Why are so many women dropping out of the workforce?
By Natalie Kitroeff — Los Angeles Times — May 28, 2017
Mari Villaluna never wanted to be a stay-at-home mom. The 36-year-old spent a decade building up a resume as a career counselor and tutor in San Francisco schools after serving in the U.S. Army.
She made about $42,000 at an employment agency, and was regularly sought out by potential employers. After she gave birth to her first child last year, she drew a star on her calendar to mark the day she was supposed to return to work.
“I had a very established career,” Villaluna said. Then, in September, her plan to get a state subsidy for child care fell through, and the single mom couldn’t afford to spend thousands of dollars on private day care. The day she gave up her beloved 9-to-5 job, she cried for hours.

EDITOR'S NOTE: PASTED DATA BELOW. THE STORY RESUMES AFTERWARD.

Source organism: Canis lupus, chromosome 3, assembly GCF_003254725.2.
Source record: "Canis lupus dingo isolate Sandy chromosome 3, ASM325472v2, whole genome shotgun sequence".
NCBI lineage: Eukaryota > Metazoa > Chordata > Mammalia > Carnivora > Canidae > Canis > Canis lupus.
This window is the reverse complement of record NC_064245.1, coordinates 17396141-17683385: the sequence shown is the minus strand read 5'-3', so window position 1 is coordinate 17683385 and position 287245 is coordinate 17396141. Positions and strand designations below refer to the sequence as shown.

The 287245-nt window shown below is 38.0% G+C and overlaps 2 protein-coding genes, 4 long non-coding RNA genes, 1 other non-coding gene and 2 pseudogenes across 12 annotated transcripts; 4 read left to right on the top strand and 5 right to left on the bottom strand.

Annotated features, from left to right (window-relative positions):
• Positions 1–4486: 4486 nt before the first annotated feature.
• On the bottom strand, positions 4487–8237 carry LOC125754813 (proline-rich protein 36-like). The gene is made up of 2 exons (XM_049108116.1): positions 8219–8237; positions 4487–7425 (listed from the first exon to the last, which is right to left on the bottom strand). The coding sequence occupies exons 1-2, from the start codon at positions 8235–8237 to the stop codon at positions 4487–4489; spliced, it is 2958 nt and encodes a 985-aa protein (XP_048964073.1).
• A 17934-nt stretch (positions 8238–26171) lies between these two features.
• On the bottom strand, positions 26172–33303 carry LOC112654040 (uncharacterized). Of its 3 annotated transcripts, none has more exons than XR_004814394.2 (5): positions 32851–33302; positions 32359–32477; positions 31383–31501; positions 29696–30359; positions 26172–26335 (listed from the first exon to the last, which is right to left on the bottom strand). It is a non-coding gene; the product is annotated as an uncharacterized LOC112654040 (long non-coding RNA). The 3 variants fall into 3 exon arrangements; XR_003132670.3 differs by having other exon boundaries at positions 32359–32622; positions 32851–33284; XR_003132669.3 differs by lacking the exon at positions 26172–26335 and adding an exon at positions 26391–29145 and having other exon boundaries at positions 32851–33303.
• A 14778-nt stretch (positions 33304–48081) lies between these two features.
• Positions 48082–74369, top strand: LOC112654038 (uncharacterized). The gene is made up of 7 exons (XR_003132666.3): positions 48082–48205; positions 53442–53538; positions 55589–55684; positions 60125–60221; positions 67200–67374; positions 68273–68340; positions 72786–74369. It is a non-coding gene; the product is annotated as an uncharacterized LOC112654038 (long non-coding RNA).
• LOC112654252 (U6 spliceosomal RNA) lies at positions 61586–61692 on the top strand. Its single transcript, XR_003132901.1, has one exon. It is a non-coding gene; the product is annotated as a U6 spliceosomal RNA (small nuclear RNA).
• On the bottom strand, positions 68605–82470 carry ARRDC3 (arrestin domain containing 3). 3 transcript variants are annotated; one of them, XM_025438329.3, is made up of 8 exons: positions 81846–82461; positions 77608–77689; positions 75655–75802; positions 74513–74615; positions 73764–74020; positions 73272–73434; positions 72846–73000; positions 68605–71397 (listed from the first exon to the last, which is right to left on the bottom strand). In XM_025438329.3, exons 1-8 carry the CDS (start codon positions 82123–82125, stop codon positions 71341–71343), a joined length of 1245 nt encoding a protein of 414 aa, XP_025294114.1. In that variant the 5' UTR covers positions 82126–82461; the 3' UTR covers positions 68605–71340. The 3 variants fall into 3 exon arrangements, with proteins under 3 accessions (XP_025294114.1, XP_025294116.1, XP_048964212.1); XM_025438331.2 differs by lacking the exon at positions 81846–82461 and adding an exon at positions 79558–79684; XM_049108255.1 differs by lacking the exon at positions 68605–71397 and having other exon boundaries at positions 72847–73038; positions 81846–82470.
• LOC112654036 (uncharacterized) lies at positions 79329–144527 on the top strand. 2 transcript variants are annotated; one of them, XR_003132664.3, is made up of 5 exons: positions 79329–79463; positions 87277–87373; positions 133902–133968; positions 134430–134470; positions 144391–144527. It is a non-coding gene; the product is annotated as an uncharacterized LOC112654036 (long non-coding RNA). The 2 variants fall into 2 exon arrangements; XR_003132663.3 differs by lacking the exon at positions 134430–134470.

Villaluna’s decision offers a clue to an economic mystery: Why are American women disappearing from the workforce?
The answer could have stark implications for future growth.
For half a century after World War II, women barreled into the job market in numbers that surged higher every year. They drove most of the rise in real household income for decades and boosted the economy’s total output at a time when men were dropping out of the job market.
Then, all of a sudden, they stopped. Since 2000, the share of women working in their prime earning years has declined.